Rod Rosenstein didn't want to write the dubious memo rationalizing the Comey firing: report

Rod Rosenstein didn't want to write the dubious memo rationalizing the Comey firing: report
Image credit: Internet Education Foundation

On Friday, The Guardian reported that former FBI Deputy Director Andrew McCabe's upcoming book gives new insight into how Deputy Attorney General Rod Rosenstein was pushed, against his will, to help President Donald Trump justify former FBI Director James Comey's firing with a controversial memo:


Rosenstein made his remarks in a private meeting at the justice department on 12 May 2017, according to McCabe's memoir, which also accuses Trump of operating like a criminal mob boss and of unleashing a "strain of insanity" in American public life.
McCabe recalls Rosenstein being "glassy-eyed", visibly upset and sounding emotional.
"He said it wasn't his idea. The president had ordered him to write the memo justifying the firing," McCabe writes. Rosenstein said he was having trouble sleeping, McCabe writes. "There's no one here that I can trust," he is quoted as saying.

Rosenstein's memo stated that Comey was unfit to lead the FBI because of his handling of the investigation into Hillary Clinton's private email server, and his press conference criticizing her even while announcing no charges were appropriate. "The Director laid out his version of the facts for the news media as if it were a closing argument, but without a trial," stated the memo. "It is a textbook example of what federal prosecutors and agents are taught not to do." But that was always a suspicious as a rationale for Trump dismissing Comey, given that he repeatedly stated he wanted to jail Clinton over the email controversy.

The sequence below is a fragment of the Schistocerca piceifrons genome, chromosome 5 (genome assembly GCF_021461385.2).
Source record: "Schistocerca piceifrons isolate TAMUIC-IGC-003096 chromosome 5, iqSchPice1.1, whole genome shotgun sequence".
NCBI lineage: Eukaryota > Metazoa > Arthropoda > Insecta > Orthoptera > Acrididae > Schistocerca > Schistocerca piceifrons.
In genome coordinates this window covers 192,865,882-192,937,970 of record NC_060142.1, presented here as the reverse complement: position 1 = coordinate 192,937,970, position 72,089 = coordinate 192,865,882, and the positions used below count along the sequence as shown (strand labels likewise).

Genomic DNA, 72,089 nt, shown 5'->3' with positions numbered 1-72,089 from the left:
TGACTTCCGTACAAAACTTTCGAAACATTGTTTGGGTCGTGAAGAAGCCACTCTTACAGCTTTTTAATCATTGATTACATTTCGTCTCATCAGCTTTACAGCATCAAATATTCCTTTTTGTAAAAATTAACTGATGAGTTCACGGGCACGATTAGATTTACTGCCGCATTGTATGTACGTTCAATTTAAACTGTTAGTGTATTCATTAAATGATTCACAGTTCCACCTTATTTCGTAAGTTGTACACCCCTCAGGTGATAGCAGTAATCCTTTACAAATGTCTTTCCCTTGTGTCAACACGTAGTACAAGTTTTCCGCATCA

Subsequent reports suggested Trump had demanded "loyalty" from Comey, and that he boasted to the Russian ambassador in the Oval Office that with "nut job" Comey gone, the pressure of the Russia investigation was "taken off." This is broadly suspected as Trump's real motivation for getting rid of Comey, and was the foundation of an inquiry by Rosenstein and McCabe, later taken over by special counsel Robert Mueller, into whether the president obstructed justice.

The Trump administration also initially denied that Rosenstein was ordered by the president to draft the memo, with former Press Secretary Sean Spicer saying Rosenstein wrote it of his own volition.

McCabe was fired by former Attorney General Jeff Sessions last March. His book, The Threat: How the FBI Protects America in the Age of Terror and Trump, will be released later this month. Rosenstein, who has also had a frosty relationship with the president, intends to step down after attorney general nominee William Barr is confirmed.

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